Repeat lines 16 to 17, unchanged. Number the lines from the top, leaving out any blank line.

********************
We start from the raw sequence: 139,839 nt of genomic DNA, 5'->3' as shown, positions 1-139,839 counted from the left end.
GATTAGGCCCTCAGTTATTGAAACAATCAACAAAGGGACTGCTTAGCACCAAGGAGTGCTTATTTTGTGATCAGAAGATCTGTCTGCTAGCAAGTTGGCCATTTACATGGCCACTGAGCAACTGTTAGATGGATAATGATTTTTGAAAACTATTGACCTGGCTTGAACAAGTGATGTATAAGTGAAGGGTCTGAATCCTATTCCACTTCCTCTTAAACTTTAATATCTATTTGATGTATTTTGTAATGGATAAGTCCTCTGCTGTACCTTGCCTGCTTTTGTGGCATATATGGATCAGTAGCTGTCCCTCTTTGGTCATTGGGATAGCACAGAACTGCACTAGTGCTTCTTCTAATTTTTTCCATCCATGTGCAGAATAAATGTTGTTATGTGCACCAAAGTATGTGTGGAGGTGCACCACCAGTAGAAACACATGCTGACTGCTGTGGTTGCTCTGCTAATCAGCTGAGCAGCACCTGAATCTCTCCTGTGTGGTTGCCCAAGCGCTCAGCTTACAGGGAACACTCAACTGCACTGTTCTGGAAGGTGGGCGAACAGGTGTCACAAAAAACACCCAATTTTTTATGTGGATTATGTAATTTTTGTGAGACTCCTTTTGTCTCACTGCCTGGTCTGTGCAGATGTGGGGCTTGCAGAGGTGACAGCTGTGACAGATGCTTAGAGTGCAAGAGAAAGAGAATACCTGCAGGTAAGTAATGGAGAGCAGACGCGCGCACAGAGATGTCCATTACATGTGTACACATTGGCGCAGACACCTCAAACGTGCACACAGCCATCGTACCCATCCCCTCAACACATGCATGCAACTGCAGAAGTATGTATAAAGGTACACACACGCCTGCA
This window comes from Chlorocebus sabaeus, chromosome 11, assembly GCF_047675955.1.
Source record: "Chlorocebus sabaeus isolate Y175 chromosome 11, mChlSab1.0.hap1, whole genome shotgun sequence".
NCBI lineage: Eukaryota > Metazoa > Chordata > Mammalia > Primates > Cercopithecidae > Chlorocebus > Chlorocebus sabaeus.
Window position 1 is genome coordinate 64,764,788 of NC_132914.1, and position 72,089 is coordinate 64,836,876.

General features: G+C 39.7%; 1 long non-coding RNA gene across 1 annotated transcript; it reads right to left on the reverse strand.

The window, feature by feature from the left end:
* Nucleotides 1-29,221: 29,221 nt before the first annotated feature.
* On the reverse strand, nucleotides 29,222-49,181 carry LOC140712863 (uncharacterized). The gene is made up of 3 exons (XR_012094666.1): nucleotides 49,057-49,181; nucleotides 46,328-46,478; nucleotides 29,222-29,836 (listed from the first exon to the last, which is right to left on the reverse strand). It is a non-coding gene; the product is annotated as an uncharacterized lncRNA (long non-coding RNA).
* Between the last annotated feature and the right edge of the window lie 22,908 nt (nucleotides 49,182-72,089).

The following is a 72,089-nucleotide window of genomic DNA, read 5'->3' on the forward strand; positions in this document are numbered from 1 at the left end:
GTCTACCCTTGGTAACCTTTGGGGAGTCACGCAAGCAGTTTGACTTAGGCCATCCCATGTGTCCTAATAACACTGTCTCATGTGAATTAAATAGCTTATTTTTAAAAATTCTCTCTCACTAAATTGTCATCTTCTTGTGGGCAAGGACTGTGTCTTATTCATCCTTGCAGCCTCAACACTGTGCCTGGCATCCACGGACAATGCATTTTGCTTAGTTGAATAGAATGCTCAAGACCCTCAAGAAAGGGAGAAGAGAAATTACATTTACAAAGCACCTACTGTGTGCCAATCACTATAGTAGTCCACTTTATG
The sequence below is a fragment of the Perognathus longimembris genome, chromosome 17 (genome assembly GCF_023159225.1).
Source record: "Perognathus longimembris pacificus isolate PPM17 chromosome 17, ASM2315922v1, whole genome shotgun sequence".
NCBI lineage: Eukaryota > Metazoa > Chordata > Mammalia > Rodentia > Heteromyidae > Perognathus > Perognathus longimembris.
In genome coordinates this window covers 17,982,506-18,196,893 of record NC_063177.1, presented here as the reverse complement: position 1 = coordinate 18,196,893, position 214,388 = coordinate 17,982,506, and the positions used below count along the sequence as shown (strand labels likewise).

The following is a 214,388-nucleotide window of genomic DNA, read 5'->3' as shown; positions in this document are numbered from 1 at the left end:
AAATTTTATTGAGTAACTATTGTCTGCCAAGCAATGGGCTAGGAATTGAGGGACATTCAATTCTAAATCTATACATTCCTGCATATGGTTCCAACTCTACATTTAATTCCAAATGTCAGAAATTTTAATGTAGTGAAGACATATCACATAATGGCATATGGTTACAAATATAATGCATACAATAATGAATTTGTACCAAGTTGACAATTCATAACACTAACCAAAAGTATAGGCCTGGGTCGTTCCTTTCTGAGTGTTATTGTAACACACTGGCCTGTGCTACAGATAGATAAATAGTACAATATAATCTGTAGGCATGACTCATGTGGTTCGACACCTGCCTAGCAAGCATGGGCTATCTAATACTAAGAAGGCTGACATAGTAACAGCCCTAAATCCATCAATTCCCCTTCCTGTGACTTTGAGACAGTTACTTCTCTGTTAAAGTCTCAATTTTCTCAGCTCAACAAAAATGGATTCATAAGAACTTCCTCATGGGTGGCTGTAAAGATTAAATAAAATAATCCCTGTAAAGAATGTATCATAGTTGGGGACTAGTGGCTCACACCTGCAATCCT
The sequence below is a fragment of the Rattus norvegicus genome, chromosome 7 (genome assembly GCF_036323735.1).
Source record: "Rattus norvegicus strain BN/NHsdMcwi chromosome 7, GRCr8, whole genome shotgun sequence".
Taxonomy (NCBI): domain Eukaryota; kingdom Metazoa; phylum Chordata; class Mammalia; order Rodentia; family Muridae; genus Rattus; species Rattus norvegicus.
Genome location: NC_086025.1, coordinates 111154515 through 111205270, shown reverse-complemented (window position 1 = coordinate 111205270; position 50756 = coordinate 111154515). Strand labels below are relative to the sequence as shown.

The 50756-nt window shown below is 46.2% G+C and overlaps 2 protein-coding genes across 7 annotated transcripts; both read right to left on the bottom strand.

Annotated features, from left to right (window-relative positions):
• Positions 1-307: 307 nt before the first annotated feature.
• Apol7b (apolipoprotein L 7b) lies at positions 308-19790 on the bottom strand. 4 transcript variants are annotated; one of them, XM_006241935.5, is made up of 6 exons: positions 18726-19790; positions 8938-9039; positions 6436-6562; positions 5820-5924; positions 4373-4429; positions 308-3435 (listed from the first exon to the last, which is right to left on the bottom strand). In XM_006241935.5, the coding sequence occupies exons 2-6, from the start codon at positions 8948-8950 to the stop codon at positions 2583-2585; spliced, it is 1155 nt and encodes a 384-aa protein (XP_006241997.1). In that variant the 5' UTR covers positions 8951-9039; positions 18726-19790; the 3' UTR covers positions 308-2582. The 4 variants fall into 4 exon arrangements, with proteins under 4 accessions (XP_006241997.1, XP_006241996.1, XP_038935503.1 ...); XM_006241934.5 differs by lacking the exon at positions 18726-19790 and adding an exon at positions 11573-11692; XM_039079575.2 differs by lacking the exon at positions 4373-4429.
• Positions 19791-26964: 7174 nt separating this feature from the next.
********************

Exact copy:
NCBI lineage: Eukaryota > Metazoa > Chordata > Mammalia > Rodentia > Heteromyidae > Perognathus > Perognathus longimembris.
In genome coordinates this window covers 17,982,506-18,196,893 of record NC_063177.1, presented here as the reverse complement: position 1 = coordinate 18,196,893, position 214,388 = coordinate 17,982,506, and the positions used below count along the sequence as shown (strand labels likewise).